In December 2019, the Department of Health and Human Services unilaterally decided to change its employee dress code, requiring all employees to wear business casual attire, regardless of their job duties. Led by NAPE stewards at the Fremont Customer Service Center, a grievance was filed arguing that the new policy violated our contract, because it was unreasonable and that the dress code is a mandatory subject of bargaining under state law.
After filing our initial grievance, DHHS decided to delay the implementation of the changes to February 1, and eventually, it rescinded the new policy all together. This left in place a dress code policy from October 2017 that allowed some employees to wear casual clothing. On February 7, employees in the Economic Assistance Division were told that they must wear business casual clothing. DHHS stated that the October 2017 policy always required business casual, and was misunderstood by some of its supervisors.
NAPE filed a new grievance in February to challenge the changes again. NAPE member and Social Services Worker Christy Slaymaker (Lincoln) was the grievant, along with 40 other NAPE members who also signed on. DHHS refused to negotiate, and the case proceeded through the grievance process. An arbitration hearing was held in August.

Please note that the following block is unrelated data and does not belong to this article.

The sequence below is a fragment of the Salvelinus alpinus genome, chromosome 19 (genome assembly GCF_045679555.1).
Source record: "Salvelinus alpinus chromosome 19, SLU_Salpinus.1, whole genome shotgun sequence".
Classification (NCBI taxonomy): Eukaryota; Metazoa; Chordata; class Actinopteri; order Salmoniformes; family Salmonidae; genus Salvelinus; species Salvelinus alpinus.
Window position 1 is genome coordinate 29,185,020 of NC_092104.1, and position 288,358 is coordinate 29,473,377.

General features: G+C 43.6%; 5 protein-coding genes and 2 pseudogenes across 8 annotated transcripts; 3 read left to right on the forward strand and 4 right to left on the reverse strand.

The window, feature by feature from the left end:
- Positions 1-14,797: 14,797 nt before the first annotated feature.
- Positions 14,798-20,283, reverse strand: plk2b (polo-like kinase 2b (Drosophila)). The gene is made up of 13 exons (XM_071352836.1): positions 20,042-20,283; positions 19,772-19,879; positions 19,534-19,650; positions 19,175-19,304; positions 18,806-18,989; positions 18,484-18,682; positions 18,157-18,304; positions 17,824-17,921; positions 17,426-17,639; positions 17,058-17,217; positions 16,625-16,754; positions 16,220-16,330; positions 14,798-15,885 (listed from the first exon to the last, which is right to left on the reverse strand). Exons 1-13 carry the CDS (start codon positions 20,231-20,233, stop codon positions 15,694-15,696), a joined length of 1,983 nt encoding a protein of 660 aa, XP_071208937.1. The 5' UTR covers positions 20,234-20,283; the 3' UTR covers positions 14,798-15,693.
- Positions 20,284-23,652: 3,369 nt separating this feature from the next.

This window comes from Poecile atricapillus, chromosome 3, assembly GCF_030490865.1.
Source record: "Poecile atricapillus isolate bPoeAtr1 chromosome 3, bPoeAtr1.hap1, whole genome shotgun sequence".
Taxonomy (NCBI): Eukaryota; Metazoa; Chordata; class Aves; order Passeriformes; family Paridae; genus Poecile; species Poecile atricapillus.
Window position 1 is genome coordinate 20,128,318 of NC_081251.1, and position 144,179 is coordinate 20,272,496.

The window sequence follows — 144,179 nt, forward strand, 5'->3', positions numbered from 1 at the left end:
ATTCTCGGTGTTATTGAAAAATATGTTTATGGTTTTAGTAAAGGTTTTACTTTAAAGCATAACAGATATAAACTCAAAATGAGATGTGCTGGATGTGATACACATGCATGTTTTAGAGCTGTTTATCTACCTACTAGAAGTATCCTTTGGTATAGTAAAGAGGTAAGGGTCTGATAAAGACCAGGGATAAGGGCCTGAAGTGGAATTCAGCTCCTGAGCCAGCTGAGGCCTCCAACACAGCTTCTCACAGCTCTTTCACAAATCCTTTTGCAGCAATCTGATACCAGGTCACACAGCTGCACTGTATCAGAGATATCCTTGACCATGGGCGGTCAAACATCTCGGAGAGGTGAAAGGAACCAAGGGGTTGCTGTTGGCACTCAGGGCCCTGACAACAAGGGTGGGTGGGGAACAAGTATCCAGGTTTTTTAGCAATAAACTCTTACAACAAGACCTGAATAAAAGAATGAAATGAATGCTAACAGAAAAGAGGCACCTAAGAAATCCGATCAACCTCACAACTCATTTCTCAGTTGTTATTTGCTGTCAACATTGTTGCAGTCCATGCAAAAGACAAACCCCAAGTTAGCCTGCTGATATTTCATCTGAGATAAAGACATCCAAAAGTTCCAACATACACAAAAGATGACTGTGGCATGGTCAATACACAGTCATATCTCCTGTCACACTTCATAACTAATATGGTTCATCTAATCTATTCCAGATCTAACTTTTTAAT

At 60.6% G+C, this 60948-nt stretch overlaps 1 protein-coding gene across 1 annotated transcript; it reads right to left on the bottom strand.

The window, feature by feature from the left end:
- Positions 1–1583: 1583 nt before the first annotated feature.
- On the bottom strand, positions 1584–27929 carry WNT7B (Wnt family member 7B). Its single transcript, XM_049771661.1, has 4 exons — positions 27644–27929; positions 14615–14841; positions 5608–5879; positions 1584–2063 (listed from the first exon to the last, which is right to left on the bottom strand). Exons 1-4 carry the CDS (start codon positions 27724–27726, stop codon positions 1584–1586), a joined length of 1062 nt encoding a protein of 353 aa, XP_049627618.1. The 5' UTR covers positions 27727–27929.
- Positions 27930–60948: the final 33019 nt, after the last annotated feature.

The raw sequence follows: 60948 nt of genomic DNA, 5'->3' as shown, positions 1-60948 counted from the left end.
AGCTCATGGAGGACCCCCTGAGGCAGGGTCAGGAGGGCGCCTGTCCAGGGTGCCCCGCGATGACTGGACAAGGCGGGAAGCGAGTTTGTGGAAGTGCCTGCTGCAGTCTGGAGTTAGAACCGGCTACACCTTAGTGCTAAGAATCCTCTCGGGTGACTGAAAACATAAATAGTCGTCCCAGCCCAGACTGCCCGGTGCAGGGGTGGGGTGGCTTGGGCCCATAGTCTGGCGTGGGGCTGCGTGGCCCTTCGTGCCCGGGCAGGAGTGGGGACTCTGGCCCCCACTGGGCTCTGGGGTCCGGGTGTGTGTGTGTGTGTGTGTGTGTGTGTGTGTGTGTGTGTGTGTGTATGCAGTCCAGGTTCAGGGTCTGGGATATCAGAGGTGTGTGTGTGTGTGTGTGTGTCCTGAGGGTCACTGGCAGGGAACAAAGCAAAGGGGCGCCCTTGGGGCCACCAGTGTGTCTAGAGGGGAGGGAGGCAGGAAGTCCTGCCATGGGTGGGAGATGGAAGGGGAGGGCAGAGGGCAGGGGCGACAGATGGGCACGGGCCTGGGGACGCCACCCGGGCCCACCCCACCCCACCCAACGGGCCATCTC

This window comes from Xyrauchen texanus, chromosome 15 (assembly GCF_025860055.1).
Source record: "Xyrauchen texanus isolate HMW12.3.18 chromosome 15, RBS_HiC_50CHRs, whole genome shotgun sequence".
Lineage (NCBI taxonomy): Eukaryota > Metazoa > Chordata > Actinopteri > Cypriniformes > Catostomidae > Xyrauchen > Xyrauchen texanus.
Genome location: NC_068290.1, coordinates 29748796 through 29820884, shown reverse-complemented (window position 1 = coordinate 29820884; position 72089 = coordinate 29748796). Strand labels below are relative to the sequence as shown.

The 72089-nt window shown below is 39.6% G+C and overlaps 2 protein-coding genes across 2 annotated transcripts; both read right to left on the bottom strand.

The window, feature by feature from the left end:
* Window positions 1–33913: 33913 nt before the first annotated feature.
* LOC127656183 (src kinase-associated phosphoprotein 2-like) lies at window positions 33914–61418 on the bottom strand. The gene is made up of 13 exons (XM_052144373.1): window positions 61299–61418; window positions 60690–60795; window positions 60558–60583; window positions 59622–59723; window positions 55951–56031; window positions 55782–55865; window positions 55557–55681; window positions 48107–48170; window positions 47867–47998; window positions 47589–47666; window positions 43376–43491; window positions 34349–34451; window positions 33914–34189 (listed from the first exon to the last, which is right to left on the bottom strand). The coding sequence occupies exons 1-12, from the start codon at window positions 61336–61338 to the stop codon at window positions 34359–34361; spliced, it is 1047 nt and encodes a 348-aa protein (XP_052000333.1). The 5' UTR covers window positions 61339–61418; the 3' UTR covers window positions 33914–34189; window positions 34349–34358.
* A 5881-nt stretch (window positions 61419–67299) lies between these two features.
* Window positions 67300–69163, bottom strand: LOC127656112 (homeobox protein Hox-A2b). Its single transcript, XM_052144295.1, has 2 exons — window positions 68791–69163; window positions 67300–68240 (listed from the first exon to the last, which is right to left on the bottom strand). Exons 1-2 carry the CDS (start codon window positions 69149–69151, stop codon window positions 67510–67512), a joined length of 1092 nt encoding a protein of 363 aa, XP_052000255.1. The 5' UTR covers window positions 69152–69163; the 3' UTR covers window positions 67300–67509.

At the hearing, Slaymaker and her colleague Coralee Carver (Lincoln) testified that they work behind a locked security door in the South Lincoln CFS office and do not interact with the public. They had always been allowed to wear jeans and casual clothes before the February changes. Coleen Reiley (Center) testified that at her small office at the Knox County Courthouse, employees take turns greeting the public. Only the EA workers were required to wear business casual, while CFS workers could wear jeans. Mari Waid (Scottsbluff) testified that she was not allowed to wear a zip up sweatshirt when her office was cold in the winter, but was allowed to wear her zip up winter coat. She was threatened with disciplinary action if she wore her sweatshirt when she was cold.
DHHS administrators testified that it was their right to develop a dress code, and that the dress code had always required business casual but had been misinterpreted by many supervisors. When NAPE called DHHS CEO Dannette Smith to testify, she refused. Despite being subpoenaed, Smith declined to provide any testimony even though evidence showed that the dress code changes were undertaken at her direction.
In a strongly worded decision, the arbitrator ruled that the implementation of the dress code changes, “… unfairly and unreasonably increased the cost and burden of dress code compliance for some employees but not for others. This seems an irrational account for disparate, unequal, and unreasonable treatment of the same or similarly situated employees; an unfounded, spur of the moment rationale, intended to justify – after the fact – implementation of a problematic policy.”
The arbitrator ruled that DHHS violated our contract because the policy is unreasonable, and because it had a duty to negotiate the changes before implementing them. The arbitrator’s order requires DHHS to allow employees to wear clothing that they were allowed to wear prior to February 1, 2020 no later than November 9, 2020. If you run into problems regarding the enforcement of the arbitrator’s order, please contact us.